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Why on earth are you learning Czech? #learningCzech

For those of you who don’t know me, here’s a quick introduction: I’m a native Portuguese speaker and English teacher. I was born in Brazil and I’ve lived here all my life, apart from a three year period when I happily lived in the UK. I started studying English when I was nine years old, when my parents, with good forethought, enrolled me on an English language course in Rio de Janeiro.

I finished my English course when I was 20 but, before that, I had started studying English and Portuguese at university. I started teaching English when I was 19, and it’s been an amazing 17 years on this teaching journey – you can do the sums to see how old I am! I’ve always been fascinated by learning languages and I dabbled in a few while I was at university: little a bit of Italian, German and Spanish – all of which I didn’t take very seriously at the time.

As a language teacher, I must admit that it’s sometimes easy to take things for granted.For example, over-reliance on certain resources while teaching.

Screen Shot 2016-08-25 at 00.59.31

Why learn new a language and why on earth Czech? It’s such a difficult language!

When I told some friends about my plans to learn Czech, all I heard was: “Wow…why?”, “Why not German?” ( sure, why not, it’s super easy compared to Czech, right?), “How impressive, but that’s a bit crazy for my liking”.

Well, I’ve decided to learn a language from scratch because I want to  get a feel for what goes on in the mind of a beginner student. If I can put myself into my students’ shoes, will I be able to help them achieve their language goals more efficiently? Will I become a better teacher? Will my assumptions or beliefs change at all? I love teaching and I celebrate my students’ achievements like no one else. I also believe that all teachers should be a lifelong learners and dedicate themselves to continuous improvement. As a non-native bilingual English teacher my perspective is influenced by my own learning experience.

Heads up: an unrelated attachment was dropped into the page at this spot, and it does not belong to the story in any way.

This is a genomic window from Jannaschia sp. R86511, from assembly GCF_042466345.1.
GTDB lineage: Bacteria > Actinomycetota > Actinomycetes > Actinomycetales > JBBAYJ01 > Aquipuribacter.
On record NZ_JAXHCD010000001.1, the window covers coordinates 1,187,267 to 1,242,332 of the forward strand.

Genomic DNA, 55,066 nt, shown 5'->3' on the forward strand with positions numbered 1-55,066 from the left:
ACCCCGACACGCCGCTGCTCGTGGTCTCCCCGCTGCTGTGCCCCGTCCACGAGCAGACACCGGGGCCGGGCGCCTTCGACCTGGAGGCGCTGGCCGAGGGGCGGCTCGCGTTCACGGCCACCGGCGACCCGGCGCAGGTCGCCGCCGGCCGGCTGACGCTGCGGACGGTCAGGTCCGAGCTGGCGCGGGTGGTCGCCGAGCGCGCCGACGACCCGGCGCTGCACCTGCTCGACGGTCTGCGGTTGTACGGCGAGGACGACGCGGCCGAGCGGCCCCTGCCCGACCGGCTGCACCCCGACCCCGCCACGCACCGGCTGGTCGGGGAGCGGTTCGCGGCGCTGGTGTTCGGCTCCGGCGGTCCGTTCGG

I could have chosen an “easier” language, considering my linguistic and fitness background: Latin and Anglo-Saxon languages would have been much easier and faster to pick up but who says the well-trodden path will provide the greater adventure? I deliberately chose Czech for three reasons:

  1. Czech is like no other language I’ve ever come across ( Disclaimer : I subsequently discovered that Czech is strongly influenced by Latin and German – but I wouldn’t let that spoil my motivation)
  2. I visited Prague in 2013, fell in love with the city and I desperately want to return sometime; this time I want to be able chat with locals especially with handsome Czech men
  3. I was fascinated by the written appearance of the language and its quirky spelling.

Initial Plan & Goals

My initial plans are:

  • Study Czech online guided by an online teacher for four months, (two lessons per week). On top of that, I will commit myself to  thirty minutes independent study every day.
  • My primary goal is to learn basic Czech so that I can engage in basic conversation with a native speaker.
  • Another goal is to take my newfound insights as a student and apply them to the lessons I provide as a language teacher.

In my next blog post, I will write about my first lesson and impressions. Stay tuned.

P.S. This the first of a series of blog posts which will be tagged as #learningCzech

 

 

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3 Comments

  1. nikkifortova says:

    I loved reading your story and *klobouk dolu* for putting yourself into the shoes of a complete beginner to understand your learners better. I’ve been living in the Czech Republic and learning the language for over a decade. It’s a beautiful language which opens the door to an equally beautiful culture. Enjoy the journey and keep us posted along the way 🙂

    Like

  2. Thanks for sharing your own experience in the adventure of learning. I similarly began studying piano – I couldn’t read music scores and didn’t know the keys on the keyboard. My objective instead of identifying the learning process was more focused on developing empathy, that is becoming more patient with the students’ difficulties when learning English or Spanish. This effort led me to the conclusion that more than a great teacher it’s very important to practice whatever you’re studying otherwise progress will always be stunted.

    Keep the great blog stories coming.

    Cheers,

    Mo

    Like

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